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Our judgments of importance are as much a measure of social custom as they are of assessed originality and value. So we have a problem in definition or methodology here.

We already know Bunch and Hellemans are not independently counting the ability to make and deliver more of something at an affordable cost (e.g., innovation diffusion), which always involves additional and separate innovations beyond those culminating in the first prototype.

Furthermore, the second derivative of world population growth went negative for the planet in the 1970's (this was the inflection point in the S-curve for global population) and even for India and Africa in the 1990's.

Several independent estimates now project our total world population to hit a maximum circa 2050, followed by an accelerating decline thereafter, a time when even emerging nations will exhibit the "technological contraceptive" effect we now see in the first world, where non-immigrant birth rates (1.3, 1.5, 1.7 etc.

which allow them to make GDP and technology advances using a fraction of the time and resources required by their first world predecessors. [6]Such trends make it seem obvious to me, though it might not be so to others, that as technological progress increasingly satisfies current human needs, individuals become less concerned with technological development and turn more toward personal growth, unique experiences, and other activities which, while equally creative on an individual level, are less obvious examples of innovation in a technological sense.

Who would have anticipated, for example, that Chile would already have 428 mobile phones per 1,000 people today, while the U. , 1997) has extensively documented this predictable value shift in industrializing countries.

Let's deal first with his patent data, which I believe are less valid, and then move on to the other method of his argument, which is potentially more interesting. He suggests this distribution looks "most" like a bell curve, that the 1985-1999 spike is only a temporary anomaly, and that the per capita "innovation rate" of the U. I do not know why Huebner's patents graph didn't have data more recent than an average from 1990-1999 as its most recent point. Today, patenting frequency may be more a function of their perceived litigation value to U. corporations, which varies by industry and judicial context, rather than of perceived business utility to individual inventors, as may have occurred in the age of greater individual invention in the 19th and early 20th centuries.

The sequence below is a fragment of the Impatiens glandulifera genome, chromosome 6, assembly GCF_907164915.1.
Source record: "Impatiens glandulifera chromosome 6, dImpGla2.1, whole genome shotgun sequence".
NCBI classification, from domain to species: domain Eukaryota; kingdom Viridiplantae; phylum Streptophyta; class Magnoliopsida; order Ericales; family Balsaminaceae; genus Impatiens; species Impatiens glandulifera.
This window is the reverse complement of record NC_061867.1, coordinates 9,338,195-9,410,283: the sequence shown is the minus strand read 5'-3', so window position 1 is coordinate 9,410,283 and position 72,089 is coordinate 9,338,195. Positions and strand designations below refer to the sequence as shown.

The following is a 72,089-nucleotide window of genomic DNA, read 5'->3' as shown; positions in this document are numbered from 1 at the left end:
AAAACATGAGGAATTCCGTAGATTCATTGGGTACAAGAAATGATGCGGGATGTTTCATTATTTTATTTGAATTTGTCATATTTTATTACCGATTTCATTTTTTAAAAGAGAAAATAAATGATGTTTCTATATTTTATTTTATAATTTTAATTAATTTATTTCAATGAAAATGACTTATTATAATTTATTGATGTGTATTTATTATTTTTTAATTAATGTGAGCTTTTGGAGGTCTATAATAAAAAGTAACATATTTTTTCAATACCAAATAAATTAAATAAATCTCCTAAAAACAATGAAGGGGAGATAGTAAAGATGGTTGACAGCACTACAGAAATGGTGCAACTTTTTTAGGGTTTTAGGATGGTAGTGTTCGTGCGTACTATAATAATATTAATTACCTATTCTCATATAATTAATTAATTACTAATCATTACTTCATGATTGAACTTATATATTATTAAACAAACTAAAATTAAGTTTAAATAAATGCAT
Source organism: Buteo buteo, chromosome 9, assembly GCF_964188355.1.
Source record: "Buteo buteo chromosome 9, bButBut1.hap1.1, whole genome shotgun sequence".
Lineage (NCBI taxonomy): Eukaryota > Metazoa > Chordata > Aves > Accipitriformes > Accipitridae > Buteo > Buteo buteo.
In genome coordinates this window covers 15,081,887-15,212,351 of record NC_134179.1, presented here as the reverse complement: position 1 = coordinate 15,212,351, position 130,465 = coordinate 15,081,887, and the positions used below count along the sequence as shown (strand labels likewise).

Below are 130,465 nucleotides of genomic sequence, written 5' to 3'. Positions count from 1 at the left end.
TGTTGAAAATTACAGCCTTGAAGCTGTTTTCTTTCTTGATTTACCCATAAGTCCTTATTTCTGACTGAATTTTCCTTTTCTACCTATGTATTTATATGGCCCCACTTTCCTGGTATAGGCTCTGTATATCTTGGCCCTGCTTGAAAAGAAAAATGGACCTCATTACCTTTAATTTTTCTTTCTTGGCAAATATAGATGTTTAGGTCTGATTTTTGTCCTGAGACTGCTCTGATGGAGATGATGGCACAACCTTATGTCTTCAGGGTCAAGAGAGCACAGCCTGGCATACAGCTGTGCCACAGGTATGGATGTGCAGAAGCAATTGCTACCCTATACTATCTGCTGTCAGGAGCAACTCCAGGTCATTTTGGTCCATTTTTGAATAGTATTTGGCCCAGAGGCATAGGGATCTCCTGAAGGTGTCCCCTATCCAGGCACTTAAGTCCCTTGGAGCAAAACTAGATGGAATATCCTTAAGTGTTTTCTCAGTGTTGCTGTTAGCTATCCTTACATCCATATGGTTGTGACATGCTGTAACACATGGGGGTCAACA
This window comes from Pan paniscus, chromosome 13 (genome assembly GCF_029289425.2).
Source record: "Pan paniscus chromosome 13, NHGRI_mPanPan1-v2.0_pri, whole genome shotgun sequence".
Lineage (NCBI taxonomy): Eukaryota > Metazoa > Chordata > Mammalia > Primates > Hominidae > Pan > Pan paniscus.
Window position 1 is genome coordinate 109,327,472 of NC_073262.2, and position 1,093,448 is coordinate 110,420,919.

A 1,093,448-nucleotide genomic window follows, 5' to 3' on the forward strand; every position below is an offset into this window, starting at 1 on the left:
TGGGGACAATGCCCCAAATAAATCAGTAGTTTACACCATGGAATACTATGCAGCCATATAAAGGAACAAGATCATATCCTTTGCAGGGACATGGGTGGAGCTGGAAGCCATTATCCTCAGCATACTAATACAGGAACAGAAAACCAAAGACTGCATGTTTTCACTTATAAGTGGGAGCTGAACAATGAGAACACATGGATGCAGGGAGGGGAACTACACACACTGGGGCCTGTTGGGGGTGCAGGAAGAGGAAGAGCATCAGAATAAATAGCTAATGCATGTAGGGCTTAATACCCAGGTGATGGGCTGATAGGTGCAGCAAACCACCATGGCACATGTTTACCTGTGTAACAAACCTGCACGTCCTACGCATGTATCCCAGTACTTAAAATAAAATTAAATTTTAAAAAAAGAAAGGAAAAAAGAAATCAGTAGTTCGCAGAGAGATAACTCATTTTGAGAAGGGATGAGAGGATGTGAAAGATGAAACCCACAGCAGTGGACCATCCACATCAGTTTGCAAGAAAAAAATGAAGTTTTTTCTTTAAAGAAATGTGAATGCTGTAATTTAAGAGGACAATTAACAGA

With regard to Huebner's treatment of the Bunch and Helleman data, normalizing an innovation rate to total world population also has its problems.Johnathan Huebner, an independent scholar, proposes to show that the rate of human innovation has been steadily declining since the industrial revolution, and is headed toward an "economic limit" of very low apparent innovation that will be reached circa 2038.He makes his argument using two different methods: U. patent data and "important innovation" data, subjectively assessed by one account. patent data which show that, when normalized to total U. population, there was a patenting peak in 1914, a significant drop from 1914-1985 to 50% of the 1914 value, and a recent rise between 19 back to 75% of the 1914 value. Huebner's curve is at right, reprinted by permission of Elsevier/Looking for more recent data, I went to the same general sources ([1] U. PTO data for patents, but using different official US PTO tables at the site, and [2] U. Census data for population), and found that patents today, per capita, are back up to 95% of the 1914 peak (see [3] for my calculations). patents were issued to individuals, but in 1999, more than four out of five were issued to corporations.As one potential explanation, we must consider the possibility that human-initiated innovation, like energy consumption and population growth, is a process that naturally saturates with rising global income levels and technological intelligence.Shell International's 2001 report [5] ," summarizes IMF and British Petroleum data which note that in every economy where per capita GDP goes above ,000/year (e.g, the U.

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